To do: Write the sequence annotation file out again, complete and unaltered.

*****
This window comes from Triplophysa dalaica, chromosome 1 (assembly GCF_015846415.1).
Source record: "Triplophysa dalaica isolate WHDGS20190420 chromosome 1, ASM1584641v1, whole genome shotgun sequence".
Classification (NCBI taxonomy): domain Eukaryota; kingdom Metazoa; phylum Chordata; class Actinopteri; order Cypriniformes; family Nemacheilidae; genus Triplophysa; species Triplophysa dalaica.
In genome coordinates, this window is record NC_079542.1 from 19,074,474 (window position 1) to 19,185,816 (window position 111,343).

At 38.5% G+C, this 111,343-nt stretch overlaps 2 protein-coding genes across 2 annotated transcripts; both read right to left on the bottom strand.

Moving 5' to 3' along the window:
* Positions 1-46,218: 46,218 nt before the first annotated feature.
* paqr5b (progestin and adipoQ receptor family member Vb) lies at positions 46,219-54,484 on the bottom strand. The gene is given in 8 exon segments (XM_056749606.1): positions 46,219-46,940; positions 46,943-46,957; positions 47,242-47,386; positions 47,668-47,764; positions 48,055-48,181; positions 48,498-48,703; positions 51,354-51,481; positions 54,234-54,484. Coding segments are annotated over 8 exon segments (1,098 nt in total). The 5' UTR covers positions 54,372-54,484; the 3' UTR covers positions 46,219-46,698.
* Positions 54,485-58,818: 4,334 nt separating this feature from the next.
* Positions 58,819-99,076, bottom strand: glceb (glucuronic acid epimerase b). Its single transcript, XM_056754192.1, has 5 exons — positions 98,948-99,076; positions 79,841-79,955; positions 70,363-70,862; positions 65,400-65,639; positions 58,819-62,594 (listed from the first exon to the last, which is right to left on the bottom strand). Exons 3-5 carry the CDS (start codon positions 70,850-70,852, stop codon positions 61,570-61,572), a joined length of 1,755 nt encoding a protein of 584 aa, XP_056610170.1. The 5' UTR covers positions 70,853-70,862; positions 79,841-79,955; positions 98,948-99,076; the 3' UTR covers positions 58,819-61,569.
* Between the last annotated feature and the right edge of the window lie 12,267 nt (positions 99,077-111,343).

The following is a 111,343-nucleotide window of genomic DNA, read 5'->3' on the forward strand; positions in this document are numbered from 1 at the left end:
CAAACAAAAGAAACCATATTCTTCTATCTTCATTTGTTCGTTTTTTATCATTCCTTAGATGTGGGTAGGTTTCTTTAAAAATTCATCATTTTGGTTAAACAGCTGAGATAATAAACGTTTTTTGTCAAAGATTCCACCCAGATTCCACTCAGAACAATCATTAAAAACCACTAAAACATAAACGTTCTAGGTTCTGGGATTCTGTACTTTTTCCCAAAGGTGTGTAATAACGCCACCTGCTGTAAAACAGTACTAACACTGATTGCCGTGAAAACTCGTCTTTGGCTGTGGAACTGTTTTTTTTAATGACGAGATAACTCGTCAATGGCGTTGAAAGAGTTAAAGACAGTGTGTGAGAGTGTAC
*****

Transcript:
This window comes from Triplophysa dalaica, chromosome 1 (assembly GCF_015846415.1).
Source record: "Triplophysa dalaica isolate WHDGS20190420 chromosome 1, ASM1584641v1, whole genome shotgun sequence".
Classification (NCBI taxonomy): domain Eukaryota; kingdom Metazoa; phylum Chordata; class Actinopteri; order Cypriniformes; family Nemacheilidae; genus Triplophysa; species Triplophysa dalaica.
In genome coordinates, this window is record NC_079542.1 from 19,074,474 (window position 1) to 19,185,816 (window position 111,343).

At 38.5% G+C, this 111,343-nt stretch overlaps 2 protein-coding genes across 2 annotated transcripts; both read right to left on the bottom strand.

Moving 5' to 3' along the window:
* Positions 1-46,218: 46,218 nt before the first annotated feature.
* paqr5b (progestin and adipoQ receptor family member Vb) lies at positions 46,219-54,484 on the bottom strand. The gene is given in 8 exon segments (XM_056749606.1): positions 46,219-46,940; positions 46,943-46,957; positions 47,242-47,386; positions 47,668-47,764; positions 48,055-48,181; positions 48,498-48,703; positions 51,354-51,481; positions 54,234-54,484. Coding segments are annotated over 8 exon segments (1,098 nt in total). The 5' UTR covers positions 54,372-54,484; the 3' UTR covers positions 46,219-46,698.
* Positions 54,485-58,818: 4,334 nt separating this feature from the next.
* Positions 58,819-99,076, bottom strand: glceb (glucuronic acid epimerase b). Its single transcript, XM_056754192.1, has 5 exons — positions 98,948-99,076; positions 79,841-79,955; positions 70,363-70,862; positions 65,400-65,639; positions 58,819-62,594 (listed from the first exon to the last, which is right to left on the bottom strand). Exons 3-5 carry the CDS (start codon positions 70,850-70,852, stop codon positions 61,570-61,572), a joined length of 1,755 nt encoding a protein of 584 aa, XP_056610170.1. The 5' UTR covers positions 70,853-70,862; positions 79,841-79,955; positions 98,948-99,076; the 3' UTR covers positions 58,819-61,569.
* Between the last annotated feature and the right edge of the window lie 12,267 nt (positions 99,077-111,343).

The following is a 111,343-nucleotide window of genomic DNA, read 5'->3' on the forward strand; positions in this document are numbered from 1 at the left end:
CAAACAAAAGAAACCATATTCTTCTATCTTCATTTGTTCGTTTTTTATCATTCCTTAGATGTGGGTAGGTTTCTTTAAAAATTCATCATTTTGGTTAAACAGCTGAGATAATAAACGTTTTTTGTCAAAGATTCCACCCAGATTCCACTCAGAACAATCATTAAAAACCACTAAAACATAAACGTTCTAGGTTCTGGGATTCTGTACTTTTTCCCAAAGGTGTGTAATAACGCCACCTGCTGTAAAACAGTACTAACACTGATTGCCGTGAAAACTCGTCTTTGGCTGTGGAACTGTTTTTTTTAATGACGAGATAACTCGTCAATGGCGTTGAAAGAGTTAAAGACAGTGTGTGAGAGTGTAC